“In the past, individuals might have sat on three to five boards,” he explained. “Now, it’s maybe one, two, or three boards. And as the ability to attract board candidates becomes more difficult, number-twos like CFOs become much more in demand.”

Although Kolder said that “the CFO today is seen as having broad-based business acumen,” Moravec contended that boards view many CFOs as “technocrats.” He urged CFOs seeking board positions to improve their interpersonal and leadership skills as well as gain some experience in other organizational areas such as operations, marketing, and human resources.

“Your strongest suit can become your Achilles heel if you don’t broaden yourself,” Moravec said.

For a CFO earning a large amount of money, joining a board won’t be a lifestyle-changing event. Directors earn from $50,000 to five figures annually, with an average of about $75,000, according to Kolder. Many board members are foregoing cash in favor of equity such as stock options, which could provide a hefty payday depending on a company’s fortunes, he said. But he added that “the financial element is not an overriding factor” in CFOs seeking outside board seats.

The biggest downside to serving on an outside board is the demand on a CFO’s time, Kolder said. In addition to attending four or five board meetings a year, including the annual shareholder meeting, and shouldering committee assignments, company directors must of course do their homework — all of which takes time from CFOs who may already feel they give family and friends short shrift.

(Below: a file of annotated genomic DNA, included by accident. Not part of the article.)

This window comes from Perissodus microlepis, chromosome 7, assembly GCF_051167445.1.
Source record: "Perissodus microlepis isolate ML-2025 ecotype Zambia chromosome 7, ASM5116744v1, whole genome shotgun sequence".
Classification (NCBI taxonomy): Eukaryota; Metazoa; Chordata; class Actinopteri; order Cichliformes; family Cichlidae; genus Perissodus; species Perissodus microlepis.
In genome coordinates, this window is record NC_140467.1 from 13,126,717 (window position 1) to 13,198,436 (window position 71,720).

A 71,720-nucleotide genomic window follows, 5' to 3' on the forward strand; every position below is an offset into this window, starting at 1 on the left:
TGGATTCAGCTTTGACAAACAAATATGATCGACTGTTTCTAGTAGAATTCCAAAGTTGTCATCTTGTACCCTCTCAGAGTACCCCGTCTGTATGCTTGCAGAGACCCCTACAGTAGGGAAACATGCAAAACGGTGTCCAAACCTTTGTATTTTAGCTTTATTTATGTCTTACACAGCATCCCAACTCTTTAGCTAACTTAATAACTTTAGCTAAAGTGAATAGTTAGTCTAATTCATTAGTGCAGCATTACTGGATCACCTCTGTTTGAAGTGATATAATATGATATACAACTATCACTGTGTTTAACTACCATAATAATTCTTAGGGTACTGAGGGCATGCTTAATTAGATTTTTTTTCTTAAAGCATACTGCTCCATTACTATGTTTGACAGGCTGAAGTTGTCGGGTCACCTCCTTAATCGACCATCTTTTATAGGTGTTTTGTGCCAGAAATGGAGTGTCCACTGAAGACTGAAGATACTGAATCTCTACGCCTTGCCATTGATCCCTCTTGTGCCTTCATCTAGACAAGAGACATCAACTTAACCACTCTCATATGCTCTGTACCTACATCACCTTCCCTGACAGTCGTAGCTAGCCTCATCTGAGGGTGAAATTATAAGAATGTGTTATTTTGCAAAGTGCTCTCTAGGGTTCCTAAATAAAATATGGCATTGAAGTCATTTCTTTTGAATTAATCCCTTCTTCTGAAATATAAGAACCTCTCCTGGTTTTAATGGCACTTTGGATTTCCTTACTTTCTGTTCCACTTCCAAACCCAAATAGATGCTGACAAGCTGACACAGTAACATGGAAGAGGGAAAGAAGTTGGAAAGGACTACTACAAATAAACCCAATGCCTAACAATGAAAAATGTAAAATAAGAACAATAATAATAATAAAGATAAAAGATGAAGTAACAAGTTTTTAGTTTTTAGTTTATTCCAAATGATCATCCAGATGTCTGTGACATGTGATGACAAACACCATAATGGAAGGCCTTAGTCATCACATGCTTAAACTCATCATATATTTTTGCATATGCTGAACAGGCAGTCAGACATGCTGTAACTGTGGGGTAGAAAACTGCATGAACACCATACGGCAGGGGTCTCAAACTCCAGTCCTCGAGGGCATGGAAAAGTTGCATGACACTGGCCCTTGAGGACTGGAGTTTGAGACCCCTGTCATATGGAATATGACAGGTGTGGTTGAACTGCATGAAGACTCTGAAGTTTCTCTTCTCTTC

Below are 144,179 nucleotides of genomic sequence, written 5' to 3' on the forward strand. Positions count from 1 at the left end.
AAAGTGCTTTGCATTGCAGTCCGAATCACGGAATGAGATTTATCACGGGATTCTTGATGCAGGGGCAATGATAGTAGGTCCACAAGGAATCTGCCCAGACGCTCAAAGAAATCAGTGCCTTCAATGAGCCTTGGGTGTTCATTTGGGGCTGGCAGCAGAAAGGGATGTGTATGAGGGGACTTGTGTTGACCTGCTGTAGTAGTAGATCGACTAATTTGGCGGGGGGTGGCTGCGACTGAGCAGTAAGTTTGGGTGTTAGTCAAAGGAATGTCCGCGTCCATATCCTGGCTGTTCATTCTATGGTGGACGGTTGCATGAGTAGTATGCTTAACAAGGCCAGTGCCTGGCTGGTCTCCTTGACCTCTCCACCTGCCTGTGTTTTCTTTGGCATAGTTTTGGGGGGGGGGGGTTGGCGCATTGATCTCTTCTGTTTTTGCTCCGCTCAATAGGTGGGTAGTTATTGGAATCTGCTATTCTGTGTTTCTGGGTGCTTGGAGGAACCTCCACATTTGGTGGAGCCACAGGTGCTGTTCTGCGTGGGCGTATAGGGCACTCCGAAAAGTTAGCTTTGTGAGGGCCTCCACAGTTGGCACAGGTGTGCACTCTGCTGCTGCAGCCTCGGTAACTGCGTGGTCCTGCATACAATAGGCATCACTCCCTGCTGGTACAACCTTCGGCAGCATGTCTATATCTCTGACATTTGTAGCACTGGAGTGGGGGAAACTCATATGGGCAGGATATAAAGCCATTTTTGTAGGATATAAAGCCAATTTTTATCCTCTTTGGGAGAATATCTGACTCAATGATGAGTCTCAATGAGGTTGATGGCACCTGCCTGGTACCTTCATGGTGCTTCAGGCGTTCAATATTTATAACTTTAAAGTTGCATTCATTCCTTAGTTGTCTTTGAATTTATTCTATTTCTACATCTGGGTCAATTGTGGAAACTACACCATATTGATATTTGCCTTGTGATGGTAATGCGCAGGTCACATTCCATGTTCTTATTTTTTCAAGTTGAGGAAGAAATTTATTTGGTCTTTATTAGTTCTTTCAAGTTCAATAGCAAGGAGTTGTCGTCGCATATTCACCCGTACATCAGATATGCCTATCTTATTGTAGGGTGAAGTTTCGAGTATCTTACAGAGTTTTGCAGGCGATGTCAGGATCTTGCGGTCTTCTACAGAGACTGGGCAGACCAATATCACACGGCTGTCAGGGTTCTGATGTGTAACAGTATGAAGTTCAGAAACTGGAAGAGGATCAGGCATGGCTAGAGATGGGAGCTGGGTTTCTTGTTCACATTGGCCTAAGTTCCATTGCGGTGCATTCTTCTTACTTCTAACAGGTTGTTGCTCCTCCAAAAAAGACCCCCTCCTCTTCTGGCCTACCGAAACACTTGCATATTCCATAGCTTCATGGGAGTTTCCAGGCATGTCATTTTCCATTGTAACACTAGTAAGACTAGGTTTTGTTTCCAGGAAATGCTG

“Time is the number-one reason people decide not to take board assignments,” Kolder said. “The requirements are real. You need to prepare and know your stuff.”

Keith Hall, CFO of LendingTree from 1999 to 2007, was well into his 20-year career as a CFO when, in early 2003, he won his first outside board seats, signing on with two small startup companies located near his home in Charlotte, North Carolina.

“I took the initial board assignment with the intention that serving on boards would be my next career step,” he said.

A couple of factors conspired to set Hall on his new path. First, he anticipated financial freedom following LendingTree’s 2003 acquisition by IAC. Second, a family history of fatal heart disease that struck down both his father and brother in middle age prompted Hall, who is 54, to retire as soon as possible.